In the UK, the best source of information about acupuncture research is the Acupuncture Research Resource Centre (ARRC). The ARRC was set up by the British Acupuncture Council in 1994 and is currently hosted by the centre for complementary healthcare and integrated medicine (CCHIM) at Thames Valley University. We are fortunate that Mark Bovey, who is the co-ordinator of the ARRC, is also a member of our teaching staff.
Articles and research
As a growing profession in the UK, it is important that we contribute to the education of our prospective patients, the public, our peers and other healthcare professionals. We encourage staff, students and graduates to write about acupuncture and Chinese medicine and add to the knowledge available.
Our acupuncture degree students learn about research and reflective practice and write a dissertation in their third year. Many of our staff and graduates also undertake research or write for journals and other publications, and we are delighted to share some of that work with you here.
Exploring acupuncture outcomes in a college clinic
Jackie Shaw, Penelope Bidgood and Nasrollah Saebi
This is a fascinating article about research conducted in our own college clinic to evaluate the outcomes for patients. Jackie Shaw, the lead author, is a member of our staff.
Acupuncture for headaches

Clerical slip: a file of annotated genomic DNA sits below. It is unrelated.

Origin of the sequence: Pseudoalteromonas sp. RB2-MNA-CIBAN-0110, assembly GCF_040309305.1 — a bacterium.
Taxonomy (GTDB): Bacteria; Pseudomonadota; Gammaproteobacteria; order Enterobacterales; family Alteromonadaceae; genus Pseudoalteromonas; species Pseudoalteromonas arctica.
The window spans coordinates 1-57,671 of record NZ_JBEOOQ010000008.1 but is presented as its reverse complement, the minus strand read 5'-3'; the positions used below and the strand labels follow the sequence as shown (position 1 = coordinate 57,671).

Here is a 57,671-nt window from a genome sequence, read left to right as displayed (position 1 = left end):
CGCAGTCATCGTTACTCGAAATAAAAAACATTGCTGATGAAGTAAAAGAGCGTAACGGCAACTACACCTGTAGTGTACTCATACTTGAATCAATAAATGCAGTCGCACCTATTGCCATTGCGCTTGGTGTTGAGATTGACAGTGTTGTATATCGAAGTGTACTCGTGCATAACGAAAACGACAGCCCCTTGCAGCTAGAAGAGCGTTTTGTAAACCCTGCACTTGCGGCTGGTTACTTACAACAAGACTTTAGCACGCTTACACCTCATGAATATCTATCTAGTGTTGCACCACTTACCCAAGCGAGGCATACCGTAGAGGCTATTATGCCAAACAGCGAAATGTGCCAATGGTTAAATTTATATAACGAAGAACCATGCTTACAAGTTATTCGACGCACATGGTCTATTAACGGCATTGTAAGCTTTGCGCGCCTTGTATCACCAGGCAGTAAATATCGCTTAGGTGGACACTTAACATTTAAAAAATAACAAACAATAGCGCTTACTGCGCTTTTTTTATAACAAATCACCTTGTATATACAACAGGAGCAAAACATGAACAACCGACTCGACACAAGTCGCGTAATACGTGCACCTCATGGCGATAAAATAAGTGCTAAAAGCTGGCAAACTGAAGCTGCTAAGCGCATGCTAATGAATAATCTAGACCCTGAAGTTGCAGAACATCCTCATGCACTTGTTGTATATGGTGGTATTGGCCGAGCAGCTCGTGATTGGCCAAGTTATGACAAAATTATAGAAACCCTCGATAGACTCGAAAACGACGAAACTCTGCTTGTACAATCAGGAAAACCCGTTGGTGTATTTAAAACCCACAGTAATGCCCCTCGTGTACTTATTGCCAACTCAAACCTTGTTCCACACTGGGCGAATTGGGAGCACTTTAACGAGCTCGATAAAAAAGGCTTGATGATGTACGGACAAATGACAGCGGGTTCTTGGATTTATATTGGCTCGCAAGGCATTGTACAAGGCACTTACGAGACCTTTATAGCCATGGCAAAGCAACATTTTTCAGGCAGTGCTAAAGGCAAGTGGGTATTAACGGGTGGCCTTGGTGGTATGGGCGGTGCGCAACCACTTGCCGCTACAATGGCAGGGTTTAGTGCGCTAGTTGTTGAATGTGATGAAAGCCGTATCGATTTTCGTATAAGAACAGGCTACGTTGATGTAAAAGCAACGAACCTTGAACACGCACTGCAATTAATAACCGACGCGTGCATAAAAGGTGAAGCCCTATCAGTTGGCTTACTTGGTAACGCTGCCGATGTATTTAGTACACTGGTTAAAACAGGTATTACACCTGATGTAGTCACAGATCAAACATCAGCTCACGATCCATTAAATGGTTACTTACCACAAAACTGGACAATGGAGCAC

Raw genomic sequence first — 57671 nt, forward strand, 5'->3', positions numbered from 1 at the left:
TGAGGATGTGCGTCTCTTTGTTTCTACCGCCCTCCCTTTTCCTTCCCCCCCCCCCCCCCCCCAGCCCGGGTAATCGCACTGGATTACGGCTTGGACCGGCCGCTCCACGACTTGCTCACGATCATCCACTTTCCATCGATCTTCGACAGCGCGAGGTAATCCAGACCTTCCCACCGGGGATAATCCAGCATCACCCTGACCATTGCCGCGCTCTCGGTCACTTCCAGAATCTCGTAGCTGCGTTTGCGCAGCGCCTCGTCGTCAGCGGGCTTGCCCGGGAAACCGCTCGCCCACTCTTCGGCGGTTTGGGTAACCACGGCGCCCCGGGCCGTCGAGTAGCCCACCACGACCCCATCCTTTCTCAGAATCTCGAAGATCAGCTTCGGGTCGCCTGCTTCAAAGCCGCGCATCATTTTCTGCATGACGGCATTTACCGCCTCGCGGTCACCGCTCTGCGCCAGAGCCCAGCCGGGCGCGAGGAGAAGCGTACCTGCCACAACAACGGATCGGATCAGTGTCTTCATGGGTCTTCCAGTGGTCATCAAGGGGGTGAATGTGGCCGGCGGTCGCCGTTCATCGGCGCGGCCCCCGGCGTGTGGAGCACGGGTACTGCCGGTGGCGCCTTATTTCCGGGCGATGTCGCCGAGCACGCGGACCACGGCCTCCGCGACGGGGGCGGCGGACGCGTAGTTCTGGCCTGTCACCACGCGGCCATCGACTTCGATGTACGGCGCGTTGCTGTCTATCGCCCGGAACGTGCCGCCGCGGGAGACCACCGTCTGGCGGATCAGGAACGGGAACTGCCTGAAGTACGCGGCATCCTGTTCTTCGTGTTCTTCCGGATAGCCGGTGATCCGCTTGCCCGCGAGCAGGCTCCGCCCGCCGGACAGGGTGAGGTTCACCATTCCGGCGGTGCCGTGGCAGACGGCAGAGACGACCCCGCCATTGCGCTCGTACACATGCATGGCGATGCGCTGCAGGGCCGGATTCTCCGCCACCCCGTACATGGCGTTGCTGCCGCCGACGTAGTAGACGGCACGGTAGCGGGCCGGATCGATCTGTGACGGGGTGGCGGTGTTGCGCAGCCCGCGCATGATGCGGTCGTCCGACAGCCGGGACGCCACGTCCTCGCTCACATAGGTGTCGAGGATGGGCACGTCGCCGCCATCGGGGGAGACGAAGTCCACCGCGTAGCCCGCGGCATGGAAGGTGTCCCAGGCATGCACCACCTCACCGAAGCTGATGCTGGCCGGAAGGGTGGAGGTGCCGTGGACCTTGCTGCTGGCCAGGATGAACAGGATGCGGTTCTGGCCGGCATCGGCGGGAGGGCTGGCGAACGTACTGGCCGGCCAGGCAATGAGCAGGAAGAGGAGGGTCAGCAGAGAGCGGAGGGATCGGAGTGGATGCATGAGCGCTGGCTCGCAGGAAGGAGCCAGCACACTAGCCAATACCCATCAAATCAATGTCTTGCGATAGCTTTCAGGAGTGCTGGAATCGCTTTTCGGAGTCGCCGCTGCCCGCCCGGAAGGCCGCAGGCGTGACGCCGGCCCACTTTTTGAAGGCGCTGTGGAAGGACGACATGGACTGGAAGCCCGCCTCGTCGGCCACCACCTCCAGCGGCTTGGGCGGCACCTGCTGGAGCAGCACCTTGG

Mark Bovey is a member of our teaching staff, an acupuncture practitioner, research manager for the British Acupuncture Council and coordinator of the Acupuncture Research Resource Centre. He is the author of a number of acupuncture research articles and has been co-investigator on studies with fertility and Parkinson's disease.
A feasibility study of acupuncture for the treatment of children with autism spectrum disorder
Jonathan Pledger is principal here at the college, Chinese medicine lecturer and clinical supervisor. He is a CICM graduate as well as being a shiatsu therapist. He carried out this fascinating piece of research into the treatment of children with autism spectrum disorder.
The origin of shen
Sandra Hill traces the concepts and meanings of the most intangible of the three treasures.
Acupuncture and moxibustion in the management of non-cancer-related lower limb lymphoedema: three case studies
Beverley de Valois
Beverley de Valois is a CICM graduate who specialises in investigating the use of acupuncture to improve quality of life for cancer survivors. In 2007, she was awarded a PhD by the University of West London for her research into using acupuncture to manage tamoxifen side effects in women with breast cancer. She combines research work and lecturing with private practice in west London and in 2011 she was elected a fellow of the British Acupuncture Council in recognition of her contribution to the acupuncture profession in the UK.
"I love the teaching at CICM, it is varied, interesting and extremely inspiring and the teachers all have a wealth of experience to draw on.”
“CICM was suggested by an acupuncturist I know and recommended for its high-quality tuition and professional approach. I knew I wanted to explore a degree course and after my open day experience I knew it had to be CICM.”